August Notes from the garden shed

August for me has been a month of Moths! I have had several photographs sent to me with the hope of identification and an eagerly anticipated identification of a particular species we have seen flying around the Skip Garden for a while. Writes Paul Richens our Garden Manager...

Firstly my friend Stuart, who works for Wolff Olins (part of the King’s Cross Honey Club) sent a picture hoping I’d be able to identify it... 

Black Arches Lymantria monacha: photographer Stuart Robertson

Black Arches Lymantria monacha: photographer Stuart Robertson

After scanning all my books it turned out to be a Black Arches – appropriately named I think!

Then Julie our Production gardener at the Skip garden sent me another picture that turned out to be a bit of a London rarity, a Jersey Tiger.  

Jersey Tiger Euplagia quadripunctaria: photographer Julie Riehl

Jersey Tiger Euplagia quadripunctaria: photographer Julie Riehl

Jersey Tiger Euplagia quadripunctaria: showing under-wings.

Jersey Tiger Euplagia quadripunctaria: showing under-wings.

I recorded it with Herts & Middlesex Branch of Butterfly Conservation. You can see from the second picture it hides some wonderful bright orange under-wings when its top wings are closed, no doubt used to flash and scare would be predators.

Also with the help of Elizabeth Goodyear (a committee member of the Herts. & Middlesex Branch of Butterfly Conservation) I’ve finally managed to identify a lovely little Moth that we’ve seen flying about the Skip garden for quite a while.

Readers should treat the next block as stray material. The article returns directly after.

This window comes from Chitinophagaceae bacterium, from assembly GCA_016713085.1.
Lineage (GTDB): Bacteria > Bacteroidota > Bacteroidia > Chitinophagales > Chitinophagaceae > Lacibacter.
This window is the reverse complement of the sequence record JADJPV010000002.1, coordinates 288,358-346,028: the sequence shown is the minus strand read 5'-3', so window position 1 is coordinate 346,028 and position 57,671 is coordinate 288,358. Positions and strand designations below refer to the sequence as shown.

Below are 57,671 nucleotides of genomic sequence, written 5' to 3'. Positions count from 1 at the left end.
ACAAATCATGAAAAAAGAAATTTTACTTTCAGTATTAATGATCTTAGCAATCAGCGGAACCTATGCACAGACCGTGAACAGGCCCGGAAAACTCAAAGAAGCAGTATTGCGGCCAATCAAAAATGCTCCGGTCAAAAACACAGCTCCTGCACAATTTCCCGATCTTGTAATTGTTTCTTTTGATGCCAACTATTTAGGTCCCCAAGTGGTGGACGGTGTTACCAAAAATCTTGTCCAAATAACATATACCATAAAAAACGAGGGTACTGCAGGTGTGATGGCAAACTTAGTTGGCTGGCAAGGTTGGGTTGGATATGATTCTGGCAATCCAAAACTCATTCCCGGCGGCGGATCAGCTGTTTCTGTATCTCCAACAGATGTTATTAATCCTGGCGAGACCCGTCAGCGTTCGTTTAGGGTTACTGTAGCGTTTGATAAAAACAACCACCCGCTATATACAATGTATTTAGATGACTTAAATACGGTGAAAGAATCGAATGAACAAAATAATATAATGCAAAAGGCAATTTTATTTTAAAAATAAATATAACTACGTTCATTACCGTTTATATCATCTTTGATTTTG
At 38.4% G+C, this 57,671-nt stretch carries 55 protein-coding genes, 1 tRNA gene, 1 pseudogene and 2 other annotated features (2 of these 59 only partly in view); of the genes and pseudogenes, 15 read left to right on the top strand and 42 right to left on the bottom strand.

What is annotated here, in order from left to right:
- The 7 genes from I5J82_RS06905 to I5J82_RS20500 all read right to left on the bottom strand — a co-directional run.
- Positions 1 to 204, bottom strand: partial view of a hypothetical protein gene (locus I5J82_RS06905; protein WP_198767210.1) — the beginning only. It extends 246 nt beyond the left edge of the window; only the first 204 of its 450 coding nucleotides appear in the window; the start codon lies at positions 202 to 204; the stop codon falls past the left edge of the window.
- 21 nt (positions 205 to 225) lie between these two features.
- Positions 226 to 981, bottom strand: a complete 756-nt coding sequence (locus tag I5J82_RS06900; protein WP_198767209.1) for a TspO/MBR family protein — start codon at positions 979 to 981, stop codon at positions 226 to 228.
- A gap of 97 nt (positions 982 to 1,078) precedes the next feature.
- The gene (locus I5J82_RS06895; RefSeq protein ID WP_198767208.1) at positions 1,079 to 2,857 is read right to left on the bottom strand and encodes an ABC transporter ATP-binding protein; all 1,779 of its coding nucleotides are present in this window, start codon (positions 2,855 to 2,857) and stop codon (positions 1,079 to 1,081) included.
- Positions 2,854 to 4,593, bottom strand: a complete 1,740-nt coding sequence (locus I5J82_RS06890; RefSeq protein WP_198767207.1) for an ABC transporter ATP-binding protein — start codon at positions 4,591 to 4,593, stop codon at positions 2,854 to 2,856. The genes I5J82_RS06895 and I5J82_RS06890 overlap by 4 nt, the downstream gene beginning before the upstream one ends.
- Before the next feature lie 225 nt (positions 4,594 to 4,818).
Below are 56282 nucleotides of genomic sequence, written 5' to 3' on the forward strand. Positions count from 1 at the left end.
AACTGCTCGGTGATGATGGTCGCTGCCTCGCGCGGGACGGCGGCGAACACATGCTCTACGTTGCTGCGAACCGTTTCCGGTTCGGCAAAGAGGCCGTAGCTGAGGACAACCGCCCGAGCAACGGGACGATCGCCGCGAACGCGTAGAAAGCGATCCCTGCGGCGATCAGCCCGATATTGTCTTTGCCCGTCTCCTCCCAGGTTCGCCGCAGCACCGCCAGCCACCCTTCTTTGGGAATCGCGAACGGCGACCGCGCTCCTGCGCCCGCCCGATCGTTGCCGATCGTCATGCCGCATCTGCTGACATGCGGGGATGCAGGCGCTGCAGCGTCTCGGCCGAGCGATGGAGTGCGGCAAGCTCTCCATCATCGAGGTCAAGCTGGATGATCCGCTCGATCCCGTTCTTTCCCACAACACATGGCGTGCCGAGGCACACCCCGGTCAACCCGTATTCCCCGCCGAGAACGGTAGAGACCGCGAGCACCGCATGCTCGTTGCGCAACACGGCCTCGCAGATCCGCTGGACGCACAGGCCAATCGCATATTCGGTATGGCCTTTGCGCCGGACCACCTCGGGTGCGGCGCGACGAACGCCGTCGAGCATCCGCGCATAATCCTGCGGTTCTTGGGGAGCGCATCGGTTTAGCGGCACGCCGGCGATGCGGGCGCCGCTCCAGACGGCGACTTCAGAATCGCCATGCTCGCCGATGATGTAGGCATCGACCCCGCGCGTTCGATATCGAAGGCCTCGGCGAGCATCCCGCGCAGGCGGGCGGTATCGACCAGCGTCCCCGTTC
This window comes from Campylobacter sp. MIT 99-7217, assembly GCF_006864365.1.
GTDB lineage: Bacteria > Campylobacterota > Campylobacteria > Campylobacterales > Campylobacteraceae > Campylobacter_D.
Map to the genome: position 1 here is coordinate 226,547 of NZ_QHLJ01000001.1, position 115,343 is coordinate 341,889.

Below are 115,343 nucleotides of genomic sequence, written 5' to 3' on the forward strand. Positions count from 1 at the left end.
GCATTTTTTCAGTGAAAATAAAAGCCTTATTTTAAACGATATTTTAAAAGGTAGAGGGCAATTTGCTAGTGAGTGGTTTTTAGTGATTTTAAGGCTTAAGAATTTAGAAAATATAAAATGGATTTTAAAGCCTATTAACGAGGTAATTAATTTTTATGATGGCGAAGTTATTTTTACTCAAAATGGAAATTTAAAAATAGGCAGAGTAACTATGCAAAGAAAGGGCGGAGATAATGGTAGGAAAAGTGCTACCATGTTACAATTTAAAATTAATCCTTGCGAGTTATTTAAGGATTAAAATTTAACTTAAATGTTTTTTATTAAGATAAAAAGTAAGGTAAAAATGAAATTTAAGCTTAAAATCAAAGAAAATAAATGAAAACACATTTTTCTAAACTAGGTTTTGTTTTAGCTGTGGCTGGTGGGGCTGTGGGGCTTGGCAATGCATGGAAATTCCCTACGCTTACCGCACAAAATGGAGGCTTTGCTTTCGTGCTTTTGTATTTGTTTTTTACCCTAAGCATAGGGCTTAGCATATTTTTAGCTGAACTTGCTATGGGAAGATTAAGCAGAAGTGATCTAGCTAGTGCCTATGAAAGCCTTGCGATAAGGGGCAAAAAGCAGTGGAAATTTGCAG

Mint Moth Pyrausta purpuralis: photographer Bill Mason

Mint Moth Pyrausta purpuralis: photographer Bill Mason

It turns out that my book is for macro moths whereas this is a micro moth! To my slight horror it turns out to be a Mint Moth that feeds on my marjoram’s and mint plants!  O well share and share alike.

The month of August is drawing to a close and as always it feels like the ‘high-tide’ of the year. All the trees are now a dark rich green as their chlorophyll cells work overtime harvesting the late summer light. Most of our annual wildflower plants are setting seed getting prepared for the coming dark months and so should we. 

Happy seed saving and sowing winter crops!

By Paul Richens (Garden Manager)